What does workplace happiness look like?
It’s different for every company and dependent on a positive culture, engaged workforce, and involved, authentic leadership.
Happy employees share many characteristics — productivity, optimism, creativity, dedication — you can feel when a culture resonates with employee happiness.
Sadly, there’s no magic bullet for building workplace happiness. That’s why it’s helpful to look at case studies of company cultures (and even cities!) that champion authentic workplace happiness. We bet you’ll be inspired to create your own unique engagement program by studying others.
Read on for real-life examples of workplace happiness and the profound effect they have on employees. Does your culture have Arbejdsglæde?
April 7 is World Health Day. It’s a great time to mobilize your employees around a cause and remind them of the importance of workplace wellness! We commemorate World Health Day on the World Health Organization’s (WHO) founding anniversary. Each year, WHO focuses on a specific health issue with worldwide implications.
In 2016, the theme was Beat Diabetes. Did you know?
- “About 350 million people worldwide have diabetes, a number likely to more than double in the next 20 years.”
- “In 2012, diabetes was the direct cause of 1.5 million deaths. More than 80% of diabetes deaths occur in low- and middle-income countries.”
- “Type 2 accounts for around 90% of all diabetes worldwide. Reports of type 2 diabetes in children have increased worldwide”
Diabetes is increasingly prevalent worldwide and harms families, businesses, and communities. Luckily, it’s preventable and treatable, and your company can help get the word out! WHO offers free materials such as free posters and useful fact sheets to help publicize the issue and even suggests ways to get involved with different audiences.
World Health Day is a perfect opportunity to re-focus supporting wellness in your workplace, partnering with local organizations and building community engagement against a common cause.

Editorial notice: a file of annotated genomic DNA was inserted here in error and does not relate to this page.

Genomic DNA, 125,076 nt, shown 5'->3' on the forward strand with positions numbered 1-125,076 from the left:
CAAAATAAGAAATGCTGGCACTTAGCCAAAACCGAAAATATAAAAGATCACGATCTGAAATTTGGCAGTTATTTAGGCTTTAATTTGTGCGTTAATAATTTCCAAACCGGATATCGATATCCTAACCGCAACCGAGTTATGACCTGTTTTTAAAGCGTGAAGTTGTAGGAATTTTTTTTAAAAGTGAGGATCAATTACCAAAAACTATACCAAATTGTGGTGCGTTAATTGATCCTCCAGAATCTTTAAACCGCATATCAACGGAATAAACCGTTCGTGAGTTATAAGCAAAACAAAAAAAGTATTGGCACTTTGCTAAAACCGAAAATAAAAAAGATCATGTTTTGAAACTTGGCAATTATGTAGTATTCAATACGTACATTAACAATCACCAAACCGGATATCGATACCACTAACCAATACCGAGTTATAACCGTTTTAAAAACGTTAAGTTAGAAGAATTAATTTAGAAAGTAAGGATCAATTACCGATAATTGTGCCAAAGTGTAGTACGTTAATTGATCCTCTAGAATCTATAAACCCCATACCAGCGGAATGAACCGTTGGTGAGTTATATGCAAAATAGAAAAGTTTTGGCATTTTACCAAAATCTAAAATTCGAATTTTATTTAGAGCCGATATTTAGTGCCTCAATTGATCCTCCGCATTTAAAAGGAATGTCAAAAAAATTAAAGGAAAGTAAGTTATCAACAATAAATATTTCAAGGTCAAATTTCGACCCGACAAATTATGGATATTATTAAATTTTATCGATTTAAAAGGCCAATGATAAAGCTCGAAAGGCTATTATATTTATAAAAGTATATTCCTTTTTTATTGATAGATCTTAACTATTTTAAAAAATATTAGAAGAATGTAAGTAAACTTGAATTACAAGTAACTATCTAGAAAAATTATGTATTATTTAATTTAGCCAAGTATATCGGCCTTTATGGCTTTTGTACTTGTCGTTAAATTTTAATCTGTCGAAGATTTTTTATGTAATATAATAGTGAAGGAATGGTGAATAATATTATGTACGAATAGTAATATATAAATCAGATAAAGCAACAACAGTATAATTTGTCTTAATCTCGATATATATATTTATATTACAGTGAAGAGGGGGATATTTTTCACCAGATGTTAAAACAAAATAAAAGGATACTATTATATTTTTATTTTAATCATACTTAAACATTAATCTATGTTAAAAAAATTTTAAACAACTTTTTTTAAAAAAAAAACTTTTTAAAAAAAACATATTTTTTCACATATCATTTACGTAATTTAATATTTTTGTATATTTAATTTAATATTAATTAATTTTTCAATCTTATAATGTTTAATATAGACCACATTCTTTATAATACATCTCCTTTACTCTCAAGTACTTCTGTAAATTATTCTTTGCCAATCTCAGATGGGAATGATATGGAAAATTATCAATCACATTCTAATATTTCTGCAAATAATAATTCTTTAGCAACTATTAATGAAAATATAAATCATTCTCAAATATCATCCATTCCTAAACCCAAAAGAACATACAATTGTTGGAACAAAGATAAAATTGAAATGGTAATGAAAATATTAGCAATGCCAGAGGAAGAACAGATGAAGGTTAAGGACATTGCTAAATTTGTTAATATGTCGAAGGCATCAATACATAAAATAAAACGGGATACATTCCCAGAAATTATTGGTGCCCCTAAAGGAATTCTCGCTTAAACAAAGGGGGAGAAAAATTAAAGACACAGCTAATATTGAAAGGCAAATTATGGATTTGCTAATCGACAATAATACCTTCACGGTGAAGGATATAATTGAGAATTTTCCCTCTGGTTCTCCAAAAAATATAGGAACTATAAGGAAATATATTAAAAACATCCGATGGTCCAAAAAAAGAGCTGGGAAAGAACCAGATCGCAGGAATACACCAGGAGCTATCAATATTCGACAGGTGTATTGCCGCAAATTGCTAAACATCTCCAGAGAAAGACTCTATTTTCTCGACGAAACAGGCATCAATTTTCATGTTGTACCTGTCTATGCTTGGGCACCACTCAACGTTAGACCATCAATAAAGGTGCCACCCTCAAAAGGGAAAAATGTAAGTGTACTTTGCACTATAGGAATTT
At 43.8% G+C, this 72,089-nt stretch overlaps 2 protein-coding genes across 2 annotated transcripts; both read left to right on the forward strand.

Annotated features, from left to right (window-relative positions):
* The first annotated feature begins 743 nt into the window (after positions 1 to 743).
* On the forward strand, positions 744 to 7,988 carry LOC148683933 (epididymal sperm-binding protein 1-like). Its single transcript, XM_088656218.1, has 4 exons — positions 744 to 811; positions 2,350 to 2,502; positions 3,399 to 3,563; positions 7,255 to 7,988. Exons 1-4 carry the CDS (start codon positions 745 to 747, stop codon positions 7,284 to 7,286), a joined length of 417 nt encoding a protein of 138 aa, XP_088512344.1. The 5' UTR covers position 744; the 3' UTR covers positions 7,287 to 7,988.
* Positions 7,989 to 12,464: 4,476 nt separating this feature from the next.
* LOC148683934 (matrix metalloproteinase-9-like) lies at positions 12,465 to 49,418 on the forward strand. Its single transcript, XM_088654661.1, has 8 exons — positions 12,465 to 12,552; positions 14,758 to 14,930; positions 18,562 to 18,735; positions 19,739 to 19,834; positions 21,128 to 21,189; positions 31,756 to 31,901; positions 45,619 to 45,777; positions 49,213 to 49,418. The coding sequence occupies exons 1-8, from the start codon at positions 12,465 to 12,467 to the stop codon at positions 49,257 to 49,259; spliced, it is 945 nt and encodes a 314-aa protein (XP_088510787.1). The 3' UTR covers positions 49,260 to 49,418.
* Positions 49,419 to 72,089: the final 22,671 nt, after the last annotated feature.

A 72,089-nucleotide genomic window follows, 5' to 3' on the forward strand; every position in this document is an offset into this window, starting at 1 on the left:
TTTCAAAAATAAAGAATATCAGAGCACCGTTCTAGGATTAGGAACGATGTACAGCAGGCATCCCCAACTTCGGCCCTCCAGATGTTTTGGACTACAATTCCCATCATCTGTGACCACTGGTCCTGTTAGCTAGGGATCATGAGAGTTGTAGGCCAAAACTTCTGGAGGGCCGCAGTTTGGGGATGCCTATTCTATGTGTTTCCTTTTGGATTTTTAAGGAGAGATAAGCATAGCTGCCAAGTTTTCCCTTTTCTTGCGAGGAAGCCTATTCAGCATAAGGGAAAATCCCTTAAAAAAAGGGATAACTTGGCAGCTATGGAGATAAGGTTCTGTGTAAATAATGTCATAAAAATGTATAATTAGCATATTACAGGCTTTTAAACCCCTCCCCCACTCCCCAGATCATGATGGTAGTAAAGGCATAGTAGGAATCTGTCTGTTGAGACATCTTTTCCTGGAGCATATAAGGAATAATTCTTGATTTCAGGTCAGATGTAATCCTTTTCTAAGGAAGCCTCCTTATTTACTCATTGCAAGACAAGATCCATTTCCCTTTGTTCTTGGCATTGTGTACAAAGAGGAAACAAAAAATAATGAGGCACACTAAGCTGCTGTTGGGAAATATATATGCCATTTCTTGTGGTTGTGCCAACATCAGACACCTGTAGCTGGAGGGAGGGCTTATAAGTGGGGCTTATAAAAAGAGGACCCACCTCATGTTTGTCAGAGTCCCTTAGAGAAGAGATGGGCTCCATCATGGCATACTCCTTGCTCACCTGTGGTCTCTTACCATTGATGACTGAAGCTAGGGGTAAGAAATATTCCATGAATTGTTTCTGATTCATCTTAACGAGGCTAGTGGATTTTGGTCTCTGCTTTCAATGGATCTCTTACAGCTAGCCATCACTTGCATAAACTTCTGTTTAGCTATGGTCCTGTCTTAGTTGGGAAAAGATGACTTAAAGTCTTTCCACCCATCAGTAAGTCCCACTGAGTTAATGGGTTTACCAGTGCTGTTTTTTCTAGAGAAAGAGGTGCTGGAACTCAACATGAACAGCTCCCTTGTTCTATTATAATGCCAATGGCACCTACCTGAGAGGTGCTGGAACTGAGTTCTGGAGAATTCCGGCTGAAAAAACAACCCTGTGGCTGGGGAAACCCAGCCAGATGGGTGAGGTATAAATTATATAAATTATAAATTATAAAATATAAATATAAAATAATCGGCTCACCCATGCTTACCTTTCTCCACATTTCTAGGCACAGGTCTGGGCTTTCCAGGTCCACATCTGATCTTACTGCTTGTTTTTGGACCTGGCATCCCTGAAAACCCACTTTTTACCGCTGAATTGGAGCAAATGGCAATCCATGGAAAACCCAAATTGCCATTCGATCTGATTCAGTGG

Read on to learn more about the benefits of celebrating World Health Day and how to celebrate it with your employees!
The first Friday in March is National Employee Appreciation Day, and hopefully you have big plans to show your workers how much you value each and every one of them. If you haven’t made plans, don’t worry, it’s not too late! Use some of these last-minute ideas to inspire your gratitude.
Remember that, as Forbes contributors David Sturt and Todd Nordstrom write in “4 Commonly Asked Questions About National Employee Appreciation Day,” while it’s great to celebrate the day, the most important thing is that you acknowledge it, and the meaning behind it.
“We hear from companies who throw parties, have lunches catered, and do special things for their employees on National Employee Appreciation Day. But, we also know of companies who simply acknowledge the day by communicating to their employees that the goal isn’t just to celebrate once a year but instead build a culture of appreciation.”
Employee Appreciation Day is the perfect time to reinforce your culture of recognition. Recognize employees’ efforts on Friday and remind them that you’re grateful for them year-round. It can be as simple as a thoughtful visit to share your personal thanks, a note of thanks, or something to brighten the day and make employees feel valued.
Read on for easy ideas to energize your Employee Appreciation Day in your workplace!
New Year’s resolutions aren’t just for your personal life. In fact, you can expect some serious rewards when you refresh your goals in the workplace, too! The key is to set positive, forward thinking goals.
“At the heart of most resolutions is a desire to live a happier life and enjoy more workplace success, but for some reason, resolutions focus on removing the negative things from our life rather than filling our New Year with positive things.”